The Department of Energy is asking for feedback on a new report analyzing potential options for preparing high-level radioactive waste for vitrification at the department’s Hanford Site near Richland, Wash. Vitrification is the process of treating radioactive waste by immobilizing it in glass.
The report, Waste Treatment and Immobilization Plant High-Level Waste Treatment: Analysis of Alternatives, was commissioned in response to a 2018 determination by the U.S. Army Corps of Engineers that it was unlikely the DOE would meet its mandated deadlines for treating Hanford’s tank waste.
The DOE first contracted to build the Waste Treatment and Immobilization Plant (WTP), also known as the Vit Plant, in 2000 to vitrify Hanford’s 56 million gallons of radioactive tank waste. The design and construction of the plant’s HLW vitrification facility, however, was suspended in 2012 due to technical and safety issues.
The analysis: The study of alternatives evaluated a number of ways that waste could be prepared to feed the WTP’s HLW Facility. These ranged from using the planned Pretreatment Facility to alternate feed preparation facilities. More than 20 alternatives were considered, including three generated by the Washington State Department of Ecology.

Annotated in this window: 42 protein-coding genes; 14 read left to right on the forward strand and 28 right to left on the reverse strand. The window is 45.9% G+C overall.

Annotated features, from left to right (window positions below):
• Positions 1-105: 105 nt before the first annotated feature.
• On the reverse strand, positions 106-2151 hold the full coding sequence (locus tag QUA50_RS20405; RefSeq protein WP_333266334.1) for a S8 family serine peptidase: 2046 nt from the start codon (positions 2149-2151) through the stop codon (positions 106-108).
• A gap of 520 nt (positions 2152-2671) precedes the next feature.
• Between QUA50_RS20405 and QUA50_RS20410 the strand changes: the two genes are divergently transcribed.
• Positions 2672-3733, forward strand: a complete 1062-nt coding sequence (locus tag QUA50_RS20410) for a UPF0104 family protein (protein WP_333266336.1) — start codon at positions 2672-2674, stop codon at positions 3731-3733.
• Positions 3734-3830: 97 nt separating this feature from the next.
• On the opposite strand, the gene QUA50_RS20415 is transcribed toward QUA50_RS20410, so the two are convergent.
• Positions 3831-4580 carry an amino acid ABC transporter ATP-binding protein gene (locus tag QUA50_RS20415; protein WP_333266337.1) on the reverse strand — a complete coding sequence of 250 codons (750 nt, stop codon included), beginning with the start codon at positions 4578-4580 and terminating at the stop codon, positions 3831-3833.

The report analyzes the life-cycle cost, schedule, and risks associated with each alternative and includes 17 initial alternatives the agencies and experts reviewed as well as alternatives that were added and analyzed to see if they would be more efficient and cost-effective. Several alternatives include a direct-feed HLW approach.
The process: According to the DOE, the report is not a decision document; rather, it will inform the department’s critical decision-making process as well as ongoing negotiations between the DOE, Washington state, and the Environmental Protection Agency regarding the path forward for the Hanford tank waste mission.
Information on the report, including on how to submit feedback, can be found here.